Investors must be LeadAngels members in which case they have self certified as a High Net Worth Individual or Sophisticated Investor and are over the age of 18. Depending on the company legal structure and place of incorporation, investors of certain nationalities may be prevented from investing.
The total amount raised at the end of the funding round is equivalent to the total value of shares for which LeadAngels members have registered plus the original commitment made by the lead investor or investors. This figure is always stated in USD regardless of where the company is based. If this figure is less than the minimum target set by the entrepreneur there will be no transaction and all deposits will be refunded in full to LeadAngels members. The funding proposal will be removed from the website and LeadAngels will have no further contractual obligations towards the company.
If the total value of shares for which LeadAngels members have registered plus the original commitment made by the lead investor or investors is equivalent or greater than the minimum funding target set by the entrepreneur, the process will continue to the next stage. LeadAngels members who have registered for shares will be required to transfer the balance of their total investment amount (value of shares for which a member has registered minus value of deposit paid at the time of the investment pledge) into a legal escrow account.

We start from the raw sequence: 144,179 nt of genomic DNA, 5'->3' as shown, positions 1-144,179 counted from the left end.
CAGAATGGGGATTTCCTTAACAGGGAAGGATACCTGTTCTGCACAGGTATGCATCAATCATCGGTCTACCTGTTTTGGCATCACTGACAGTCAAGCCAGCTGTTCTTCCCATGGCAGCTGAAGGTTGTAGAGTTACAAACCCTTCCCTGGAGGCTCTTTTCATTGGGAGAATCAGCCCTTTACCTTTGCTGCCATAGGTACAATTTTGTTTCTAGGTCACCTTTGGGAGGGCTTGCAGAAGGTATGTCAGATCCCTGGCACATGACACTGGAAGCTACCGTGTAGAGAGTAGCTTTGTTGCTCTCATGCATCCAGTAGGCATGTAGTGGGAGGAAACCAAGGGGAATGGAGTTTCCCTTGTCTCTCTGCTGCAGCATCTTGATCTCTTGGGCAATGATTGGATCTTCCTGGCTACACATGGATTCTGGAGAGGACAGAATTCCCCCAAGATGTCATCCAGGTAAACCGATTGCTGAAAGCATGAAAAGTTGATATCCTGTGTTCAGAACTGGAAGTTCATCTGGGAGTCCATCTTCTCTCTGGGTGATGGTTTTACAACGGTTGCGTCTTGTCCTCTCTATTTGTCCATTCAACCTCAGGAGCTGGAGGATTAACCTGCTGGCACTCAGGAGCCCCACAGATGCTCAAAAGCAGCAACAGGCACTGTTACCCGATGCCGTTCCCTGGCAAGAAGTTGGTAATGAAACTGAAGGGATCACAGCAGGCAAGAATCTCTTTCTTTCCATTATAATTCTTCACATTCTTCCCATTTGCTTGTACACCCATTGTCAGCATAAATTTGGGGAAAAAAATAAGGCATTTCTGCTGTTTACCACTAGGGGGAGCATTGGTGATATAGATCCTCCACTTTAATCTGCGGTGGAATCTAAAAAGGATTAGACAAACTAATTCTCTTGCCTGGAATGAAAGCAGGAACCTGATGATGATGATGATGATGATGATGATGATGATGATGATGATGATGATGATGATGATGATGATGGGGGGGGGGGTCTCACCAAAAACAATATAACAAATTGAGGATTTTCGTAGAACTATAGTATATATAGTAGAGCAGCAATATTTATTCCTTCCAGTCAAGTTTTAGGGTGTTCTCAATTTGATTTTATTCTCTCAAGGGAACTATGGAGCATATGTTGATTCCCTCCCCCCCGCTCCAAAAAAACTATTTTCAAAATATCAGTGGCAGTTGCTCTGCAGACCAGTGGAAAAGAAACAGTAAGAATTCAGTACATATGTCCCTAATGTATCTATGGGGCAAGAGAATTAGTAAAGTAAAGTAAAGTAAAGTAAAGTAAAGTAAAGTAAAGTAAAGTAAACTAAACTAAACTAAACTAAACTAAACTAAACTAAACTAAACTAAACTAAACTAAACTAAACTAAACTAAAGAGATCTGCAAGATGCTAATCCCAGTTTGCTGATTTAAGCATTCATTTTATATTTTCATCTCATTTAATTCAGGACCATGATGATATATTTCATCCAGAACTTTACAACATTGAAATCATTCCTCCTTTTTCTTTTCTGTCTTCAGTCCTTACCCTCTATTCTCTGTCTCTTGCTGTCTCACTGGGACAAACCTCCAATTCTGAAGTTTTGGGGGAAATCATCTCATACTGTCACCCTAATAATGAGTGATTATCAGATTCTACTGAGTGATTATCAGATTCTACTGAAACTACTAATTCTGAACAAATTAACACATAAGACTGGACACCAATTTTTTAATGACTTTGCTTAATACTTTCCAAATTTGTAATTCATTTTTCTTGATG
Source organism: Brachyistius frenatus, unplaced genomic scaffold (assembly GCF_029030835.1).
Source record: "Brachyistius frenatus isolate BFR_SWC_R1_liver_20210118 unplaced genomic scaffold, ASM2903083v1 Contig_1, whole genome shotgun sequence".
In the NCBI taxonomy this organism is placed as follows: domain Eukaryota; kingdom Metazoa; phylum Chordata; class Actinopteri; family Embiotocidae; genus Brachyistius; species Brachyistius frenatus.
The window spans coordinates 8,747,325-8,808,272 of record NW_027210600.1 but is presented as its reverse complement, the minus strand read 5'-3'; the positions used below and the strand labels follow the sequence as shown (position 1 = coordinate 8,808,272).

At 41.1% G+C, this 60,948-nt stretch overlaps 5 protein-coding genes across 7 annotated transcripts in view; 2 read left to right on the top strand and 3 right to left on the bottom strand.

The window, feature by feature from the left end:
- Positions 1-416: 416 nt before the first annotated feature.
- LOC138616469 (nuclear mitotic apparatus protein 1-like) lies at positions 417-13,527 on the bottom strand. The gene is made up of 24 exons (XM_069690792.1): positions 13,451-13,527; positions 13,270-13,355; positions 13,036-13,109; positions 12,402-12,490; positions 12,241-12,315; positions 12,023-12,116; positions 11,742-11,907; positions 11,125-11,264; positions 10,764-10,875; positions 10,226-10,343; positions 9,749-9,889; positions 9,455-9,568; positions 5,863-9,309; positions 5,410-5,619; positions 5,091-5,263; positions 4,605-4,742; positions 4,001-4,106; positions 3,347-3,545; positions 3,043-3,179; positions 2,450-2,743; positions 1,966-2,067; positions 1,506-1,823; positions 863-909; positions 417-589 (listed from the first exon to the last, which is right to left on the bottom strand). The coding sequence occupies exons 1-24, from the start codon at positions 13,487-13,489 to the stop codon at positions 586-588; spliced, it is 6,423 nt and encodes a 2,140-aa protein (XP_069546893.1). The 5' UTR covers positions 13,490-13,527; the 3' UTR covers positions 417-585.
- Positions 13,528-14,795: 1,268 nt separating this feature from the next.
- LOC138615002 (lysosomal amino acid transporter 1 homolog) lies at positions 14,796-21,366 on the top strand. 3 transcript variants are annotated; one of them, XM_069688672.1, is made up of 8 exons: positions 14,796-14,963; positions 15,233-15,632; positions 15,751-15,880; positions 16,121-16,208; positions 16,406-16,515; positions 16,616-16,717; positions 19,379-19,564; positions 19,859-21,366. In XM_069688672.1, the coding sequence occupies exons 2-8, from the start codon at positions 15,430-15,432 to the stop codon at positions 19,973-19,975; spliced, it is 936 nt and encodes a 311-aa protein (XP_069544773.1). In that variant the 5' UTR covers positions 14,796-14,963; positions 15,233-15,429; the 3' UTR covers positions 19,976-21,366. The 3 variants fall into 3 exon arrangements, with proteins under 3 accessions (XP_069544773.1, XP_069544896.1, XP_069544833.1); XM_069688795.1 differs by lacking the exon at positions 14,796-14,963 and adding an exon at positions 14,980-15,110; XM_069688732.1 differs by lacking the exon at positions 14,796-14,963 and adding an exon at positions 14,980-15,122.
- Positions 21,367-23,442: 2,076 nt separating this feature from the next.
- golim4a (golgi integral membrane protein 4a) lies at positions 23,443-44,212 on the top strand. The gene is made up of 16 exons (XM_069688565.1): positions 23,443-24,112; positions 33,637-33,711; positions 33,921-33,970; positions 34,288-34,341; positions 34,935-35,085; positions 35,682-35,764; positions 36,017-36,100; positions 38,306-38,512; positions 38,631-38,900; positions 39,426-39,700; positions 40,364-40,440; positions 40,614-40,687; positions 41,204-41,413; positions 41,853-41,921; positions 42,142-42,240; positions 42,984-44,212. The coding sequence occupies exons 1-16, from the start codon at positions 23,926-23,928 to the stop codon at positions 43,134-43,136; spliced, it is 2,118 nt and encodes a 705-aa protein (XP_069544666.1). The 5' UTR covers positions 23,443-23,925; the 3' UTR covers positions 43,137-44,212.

A legal escrow account is an account controlled by a third party, in this case a law firm, until certain minimum criteria are met after which control is handed over to the owner, in this case the company raising funds. The purpose of the legal escrow is to accumulate funds from investors whilst relevant investor documentation is prepared before the funds are then handed over to the company.
The minimum criteria which must be met before control of the escrow account is handed over to the company raising funds includes the following:
If less than 80% of the investment pledges are realised into the legal escrow account the funding round will be discontinued. Investors who have transferred the balance of their investments into the escrow account will have their investments and deposits refunded in full. Investors who have failed to transfer the balance of their investments into the escrow account will lose their deposits.
Following a successful fundraising shares will be issued to investors. The timing will vary depending on where the company is incorporated as procedures differ amongst jurisdictions. Relevant resolutions will be drafted by a lawyer and the share certificates checked.